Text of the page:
View Full Version : Help identifying a B&L ZS lens?

11-Sep-2015, 14:50
I want to get into wet plates tin types etc and came across (and bought for I think a good price) this Bausch & Lomb, Zeiss Saegmuller Brass & Chrome lens. The glass looks really nice and there are some markings on the rings that hold the lenses and the optical elements themselves, but nothing that makes sense to me (Haney?).
I looked for information online but were not successful.

Does anyone know more about this lens? Focal length, coverage, f/stop etc

Length of the lens ~5.5''
Diameter of the front (hood) a little under 3.5''
Diameter of the rear ~3''



11-Sep-2015, 14:51

11-Sep-2015, 14:52

11-Sep-2015, 15:26
Mr. Haney, from Green Acres!? You know it's gotta be good!

Seriously, B&L made the best lenses in America from about 1890 to 1920, along with Wollensak. I believe B&L glass was probably a little better, but the did make a lot of lenses, both for photographers, and for projectors, binoculars, etc. Some of the unnamed lenses were probably the latter type, so no fancy name like "Unar", "Protar" or "Tessar".

But it will still work very well for wetplate, and looks pretty fast. Make sure the rear two lenses have the most severely curved surfaces towards the inside, nested together, separated by the ring. The thinner one will face the inside of the camera, but it's hard to tell from your picture which that is. Usually a Petzval has one noticeable thin element, on the edge.

11-Sep-2015, 19:02
Hey Garrett,

Thanks for the insights and tips. Yeah the lenses seem as you described in terms of orientation.
It did look like a pretty good deal when I got the lens, even though I had no clue what it covers etc LOL
I guess it's a hit or miss, which is why i'd like to find as much info as I can.

Like you, all I could determine is that the B&L ZS partnership seems to date ~1900-1920. Besides that... it's still a mystery to me. So if someone has more info please... don't hesitate to share :D

12-Sep-2015, 07:23
I've had a number of these. The larger sizes are less common. Based on you saying it's only 5.5" tall, I'm going to guess it's about a 6-7" focal length, and around F4 or 5. That's a good size for quarterplate, though it might cover 4x5. It looks larger than that though, so go into a dark room, with one window opposite a wall. Point it towards the window, and hold it a few inches from the wall until an image forms of something outside that window, like a tree. From wall to the center of the lens is the focal length. Look at the image circle, which can be hard if your room is not dark enough. That shows coverage. You can use a ruler, or a piece of paper with various formats on it, to get a rough gauge if it would cover.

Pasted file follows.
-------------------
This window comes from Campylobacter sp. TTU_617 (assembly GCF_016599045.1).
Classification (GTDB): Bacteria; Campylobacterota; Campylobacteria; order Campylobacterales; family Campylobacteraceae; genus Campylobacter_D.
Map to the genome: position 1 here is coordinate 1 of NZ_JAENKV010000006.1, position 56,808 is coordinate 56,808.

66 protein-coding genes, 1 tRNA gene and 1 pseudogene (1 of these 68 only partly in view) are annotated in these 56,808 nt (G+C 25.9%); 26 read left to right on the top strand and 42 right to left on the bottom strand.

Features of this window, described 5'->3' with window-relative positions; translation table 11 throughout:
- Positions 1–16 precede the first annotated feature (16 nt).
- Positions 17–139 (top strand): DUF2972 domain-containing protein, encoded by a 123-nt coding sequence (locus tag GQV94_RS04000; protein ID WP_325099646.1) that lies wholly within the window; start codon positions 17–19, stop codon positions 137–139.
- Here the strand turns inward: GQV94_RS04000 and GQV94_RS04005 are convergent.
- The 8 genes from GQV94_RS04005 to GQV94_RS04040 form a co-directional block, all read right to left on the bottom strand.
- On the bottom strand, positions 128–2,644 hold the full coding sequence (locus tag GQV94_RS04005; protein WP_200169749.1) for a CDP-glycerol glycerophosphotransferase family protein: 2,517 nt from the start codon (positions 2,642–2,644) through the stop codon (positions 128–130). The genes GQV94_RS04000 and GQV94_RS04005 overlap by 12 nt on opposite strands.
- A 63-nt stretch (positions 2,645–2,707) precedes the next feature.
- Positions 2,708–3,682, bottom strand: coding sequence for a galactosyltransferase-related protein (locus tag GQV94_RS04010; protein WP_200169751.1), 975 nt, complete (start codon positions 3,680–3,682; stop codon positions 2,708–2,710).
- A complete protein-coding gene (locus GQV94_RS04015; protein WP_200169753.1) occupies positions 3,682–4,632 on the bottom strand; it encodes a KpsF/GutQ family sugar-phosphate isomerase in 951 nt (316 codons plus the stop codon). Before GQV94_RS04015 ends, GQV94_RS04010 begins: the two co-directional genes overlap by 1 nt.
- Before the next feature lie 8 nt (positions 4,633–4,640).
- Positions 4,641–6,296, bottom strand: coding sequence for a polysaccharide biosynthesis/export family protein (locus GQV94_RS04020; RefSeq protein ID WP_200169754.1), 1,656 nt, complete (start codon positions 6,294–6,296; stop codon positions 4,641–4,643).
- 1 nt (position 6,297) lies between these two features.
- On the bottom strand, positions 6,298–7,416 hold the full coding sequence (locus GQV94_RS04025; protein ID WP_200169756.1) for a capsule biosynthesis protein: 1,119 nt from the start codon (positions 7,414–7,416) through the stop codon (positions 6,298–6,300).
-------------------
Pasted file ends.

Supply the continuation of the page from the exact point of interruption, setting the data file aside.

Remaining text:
12-Sep-2015, 13:12
Thanks Garrett, I'll try that :) Hopefully someone actually knows more about it, would love to know exactly how old it is...
And that I can't determine in the dark room :D

Dan Fromm
12-Sep-2015, 13:36
Hmm. Isn't this thing a projector lens?

If you look here http://piercevaubel.com/cam/catalogslenses.htm you'll find a 1907 B&L catalog with no mention of Saegmuller and a 1908 B&L catalog with all three names on the frontispiece. Neither has any photographic objectives that resemble the OP's lens, nor do any later B&L catalogs.

12-Sep-2015, 14:24
Yeah it does look like it might be... The absence of water house being a pretty good hint.
I looked through the catalogs and actually saw the B&L ZS Logo in the 1912, but nothing in the 1920. Too bad there is none of the intermediate years to help narrow down the date more :D

12-Sep-2015, 16:37
That's what I said in my first post, "probably the latter type...." ie projector. Without the slot, that's what it is.